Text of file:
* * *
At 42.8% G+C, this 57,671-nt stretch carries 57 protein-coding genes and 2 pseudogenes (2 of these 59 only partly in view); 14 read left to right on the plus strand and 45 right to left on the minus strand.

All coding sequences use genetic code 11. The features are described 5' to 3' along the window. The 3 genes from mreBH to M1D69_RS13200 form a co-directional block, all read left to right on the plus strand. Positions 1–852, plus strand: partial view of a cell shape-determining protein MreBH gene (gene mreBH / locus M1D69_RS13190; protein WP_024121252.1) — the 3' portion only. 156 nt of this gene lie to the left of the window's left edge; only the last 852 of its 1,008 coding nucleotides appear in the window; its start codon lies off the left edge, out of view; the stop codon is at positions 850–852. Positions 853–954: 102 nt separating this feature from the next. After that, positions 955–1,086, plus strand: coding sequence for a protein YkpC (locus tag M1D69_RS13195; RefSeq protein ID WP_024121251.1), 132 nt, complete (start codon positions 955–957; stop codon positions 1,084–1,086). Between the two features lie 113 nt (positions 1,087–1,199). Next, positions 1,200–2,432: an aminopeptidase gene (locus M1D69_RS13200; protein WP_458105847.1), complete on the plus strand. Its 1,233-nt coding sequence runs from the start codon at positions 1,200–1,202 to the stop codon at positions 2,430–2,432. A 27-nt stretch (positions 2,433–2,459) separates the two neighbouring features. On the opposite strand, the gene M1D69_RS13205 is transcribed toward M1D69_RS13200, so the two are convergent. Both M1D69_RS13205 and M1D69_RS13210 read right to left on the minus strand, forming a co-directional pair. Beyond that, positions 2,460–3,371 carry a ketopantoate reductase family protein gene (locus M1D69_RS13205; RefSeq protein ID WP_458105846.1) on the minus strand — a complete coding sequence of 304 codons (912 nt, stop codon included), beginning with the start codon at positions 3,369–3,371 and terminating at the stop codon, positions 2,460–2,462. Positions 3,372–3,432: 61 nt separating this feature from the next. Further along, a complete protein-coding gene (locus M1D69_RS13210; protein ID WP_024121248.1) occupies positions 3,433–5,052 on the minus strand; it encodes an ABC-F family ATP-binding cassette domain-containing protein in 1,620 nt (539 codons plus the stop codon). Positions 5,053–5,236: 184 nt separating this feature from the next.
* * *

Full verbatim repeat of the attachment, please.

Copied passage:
At 42.8% G+C, this 57,671-nt stretch carries 57 protein-coding genes and 2 pseudogenes (2 of these 59 only partly in view); 14 read left to right on the plus strand and 45 right to left on the minus strand.

All coding sequences use genetic code 11. The features are described 5' to 3' along the window. The 3 genes from mreBH to M1D69_RS13200 form a co-directional block, all read left to right on the plus strand. Positions 1–852, plus strand: partial view of a cell shape-determining protein MreBH gene (gene mreBH / locus M1D69_RS13190; protein WP_024121252.1) — the 3' portion only. 156 nt of this gene lie to the left of the window's left edge; only the last 852 of its 1,008 coding nucleotides appear in the window; its start codon lies off the left edge, out of view; the stop codon is at positions 850–852. Positions 853–954: 102 nt separating this feature from the next. After that, positions 955–1,086, plus strand: coding sequence for a protein YkpC (locus tag M1D69_RS13195; RefSeq protein ID WP_024121251.1), 132 nt, complete (start codon positions 955–957; stop codon positions 1,084–1,086). Between the two features lie 113 nt (positions 1,087–1,199). Next, positions 1,200–2,432: an aminopeptidase gene (locus M1D69_RS13200; protein WP_458105847.1), complete on the plus strand. Its 1,233-nt coding sequence runs from the start codon at positions 1,200–1,202 to the stop codon at positions 2,430–2,432. A 27-nt stretch (positions 2,433–2,459) separates the two neighbouring features. On the opposite strand, the gene M1D69_RS13205 is transcribed toward M1D69_RS13200, so the two are convergent. Both M1D69_RS13205 and M1D69_RS13210 read right to left on the minus strand, forming a co-directional pair. Beyond that, positions 2,460–3,371 carry a ketopantoate reductase family protein gene (locus M1D69_RS13205; RefSeq protein ID WP_458105846.1) on the minus strand — a complete coding sequence of 304 codons (912 nt, stop codon included), beginning with the start codon at positions 3,369–3,371 and terminating at the stop codon, positions 2,460–2,462. Positions 3,372–3,432: 61 nt separating this feature from the next. Further along, a complete protein-coding gene (locus M1D69_RS13210; protein ID WP_024121248.1) occupies positions 3,433–5,052 on the minus strand; it encodes an ABC-F family ATP-binding cassette domain-containing protein in 1,620 nt (539 codons plus the stop codon). Positions 5,053–5,236: 184 nt separating this feature from the next.